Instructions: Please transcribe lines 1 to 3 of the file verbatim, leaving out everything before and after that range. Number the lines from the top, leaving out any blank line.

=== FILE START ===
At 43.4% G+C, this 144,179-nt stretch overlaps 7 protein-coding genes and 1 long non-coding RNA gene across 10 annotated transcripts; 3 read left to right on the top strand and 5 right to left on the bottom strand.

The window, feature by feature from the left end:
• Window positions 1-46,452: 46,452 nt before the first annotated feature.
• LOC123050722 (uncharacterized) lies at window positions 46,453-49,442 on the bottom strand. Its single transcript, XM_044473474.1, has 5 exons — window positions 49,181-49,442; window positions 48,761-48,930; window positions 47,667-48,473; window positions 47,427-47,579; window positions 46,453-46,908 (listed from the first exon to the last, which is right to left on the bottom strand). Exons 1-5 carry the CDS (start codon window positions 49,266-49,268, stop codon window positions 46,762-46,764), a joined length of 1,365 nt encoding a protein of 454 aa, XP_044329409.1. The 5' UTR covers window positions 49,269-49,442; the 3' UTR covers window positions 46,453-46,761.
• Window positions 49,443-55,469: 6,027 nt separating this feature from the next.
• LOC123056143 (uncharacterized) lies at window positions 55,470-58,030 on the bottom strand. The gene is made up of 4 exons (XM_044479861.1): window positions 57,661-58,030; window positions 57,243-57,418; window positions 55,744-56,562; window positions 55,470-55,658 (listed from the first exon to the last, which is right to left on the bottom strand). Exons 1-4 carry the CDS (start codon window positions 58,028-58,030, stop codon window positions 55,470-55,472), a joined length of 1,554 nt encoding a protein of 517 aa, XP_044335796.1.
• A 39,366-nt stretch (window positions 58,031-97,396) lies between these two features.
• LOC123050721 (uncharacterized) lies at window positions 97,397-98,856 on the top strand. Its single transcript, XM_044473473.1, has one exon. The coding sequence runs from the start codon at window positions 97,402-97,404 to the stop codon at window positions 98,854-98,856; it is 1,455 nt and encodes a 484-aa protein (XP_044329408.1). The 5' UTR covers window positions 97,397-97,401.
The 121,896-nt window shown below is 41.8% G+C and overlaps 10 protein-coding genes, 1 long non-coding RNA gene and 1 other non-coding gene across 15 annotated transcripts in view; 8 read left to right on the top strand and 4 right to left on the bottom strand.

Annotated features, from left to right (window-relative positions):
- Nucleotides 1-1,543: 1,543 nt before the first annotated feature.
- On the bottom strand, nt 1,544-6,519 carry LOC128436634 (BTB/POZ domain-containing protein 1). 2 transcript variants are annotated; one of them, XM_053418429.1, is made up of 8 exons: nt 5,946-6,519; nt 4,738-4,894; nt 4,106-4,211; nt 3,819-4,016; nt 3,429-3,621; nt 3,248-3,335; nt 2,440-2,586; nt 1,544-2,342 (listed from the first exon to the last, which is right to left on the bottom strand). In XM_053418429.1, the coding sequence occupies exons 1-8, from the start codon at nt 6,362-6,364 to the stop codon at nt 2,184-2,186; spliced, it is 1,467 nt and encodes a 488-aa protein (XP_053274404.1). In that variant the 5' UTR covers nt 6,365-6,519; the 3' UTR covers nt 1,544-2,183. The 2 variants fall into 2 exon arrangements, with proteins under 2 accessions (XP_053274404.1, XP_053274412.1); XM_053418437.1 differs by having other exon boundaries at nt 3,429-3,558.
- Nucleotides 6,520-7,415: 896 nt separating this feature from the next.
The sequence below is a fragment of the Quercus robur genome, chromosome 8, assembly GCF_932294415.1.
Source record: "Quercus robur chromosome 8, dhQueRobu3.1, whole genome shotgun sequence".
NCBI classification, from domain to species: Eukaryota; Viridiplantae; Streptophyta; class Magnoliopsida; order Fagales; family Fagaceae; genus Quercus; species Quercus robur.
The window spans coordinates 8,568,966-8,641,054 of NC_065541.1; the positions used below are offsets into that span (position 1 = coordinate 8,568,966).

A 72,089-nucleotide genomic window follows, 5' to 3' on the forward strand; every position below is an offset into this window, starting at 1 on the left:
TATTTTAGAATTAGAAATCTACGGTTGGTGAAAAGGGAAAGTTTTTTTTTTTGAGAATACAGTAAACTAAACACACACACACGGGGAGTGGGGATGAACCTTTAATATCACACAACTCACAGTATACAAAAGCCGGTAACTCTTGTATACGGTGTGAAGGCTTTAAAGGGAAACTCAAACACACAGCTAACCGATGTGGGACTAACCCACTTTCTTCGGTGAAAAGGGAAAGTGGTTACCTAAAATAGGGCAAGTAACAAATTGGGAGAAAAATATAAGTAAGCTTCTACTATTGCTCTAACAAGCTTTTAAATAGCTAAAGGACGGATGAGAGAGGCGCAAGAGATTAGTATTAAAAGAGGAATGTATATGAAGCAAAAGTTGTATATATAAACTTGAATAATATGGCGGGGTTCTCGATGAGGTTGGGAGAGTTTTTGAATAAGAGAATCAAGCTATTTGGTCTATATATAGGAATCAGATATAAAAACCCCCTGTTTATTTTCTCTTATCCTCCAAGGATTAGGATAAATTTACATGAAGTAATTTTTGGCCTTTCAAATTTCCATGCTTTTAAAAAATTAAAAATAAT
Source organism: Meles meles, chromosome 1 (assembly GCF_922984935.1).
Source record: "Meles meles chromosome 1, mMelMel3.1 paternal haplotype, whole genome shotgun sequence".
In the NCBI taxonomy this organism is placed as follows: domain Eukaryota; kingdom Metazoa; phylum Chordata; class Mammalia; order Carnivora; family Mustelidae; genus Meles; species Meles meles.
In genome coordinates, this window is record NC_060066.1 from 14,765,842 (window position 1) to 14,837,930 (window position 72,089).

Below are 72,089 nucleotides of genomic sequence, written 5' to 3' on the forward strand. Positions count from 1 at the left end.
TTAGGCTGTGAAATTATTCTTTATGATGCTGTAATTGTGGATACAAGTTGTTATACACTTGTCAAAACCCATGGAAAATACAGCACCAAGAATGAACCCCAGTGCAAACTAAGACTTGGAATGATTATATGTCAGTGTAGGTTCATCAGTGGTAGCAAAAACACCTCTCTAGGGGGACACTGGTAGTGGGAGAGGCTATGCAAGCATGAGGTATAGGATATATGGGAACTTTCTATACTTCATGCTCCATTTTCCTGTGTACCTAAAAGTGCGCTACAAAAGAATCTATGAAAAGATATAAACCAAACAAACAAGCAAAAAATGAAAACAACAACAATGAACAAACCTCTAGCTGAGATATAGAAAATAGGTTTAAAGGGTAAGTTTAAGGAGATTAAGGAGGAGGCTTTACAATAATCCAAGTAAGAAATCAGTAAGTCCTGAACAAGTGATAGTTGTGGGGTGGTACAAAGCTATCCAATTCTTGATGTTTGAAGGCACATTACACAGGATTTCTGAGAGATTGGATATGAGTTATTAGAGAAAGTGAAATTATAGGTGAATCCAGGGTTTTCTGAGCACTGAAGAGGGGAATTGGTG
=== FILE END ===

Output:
At 43.4% G+C, this 144,179-nt stretch overlaps 7 protein-coding genes and 1 long non-coding RNA gene across 10 annotated transcripts; 3 read left to right on the top strand and 5 right to left on the bottom strand.

The window, feature by feature from the left end:
• Window positions 1-46,452: 46,452 nt before the first annotated feature.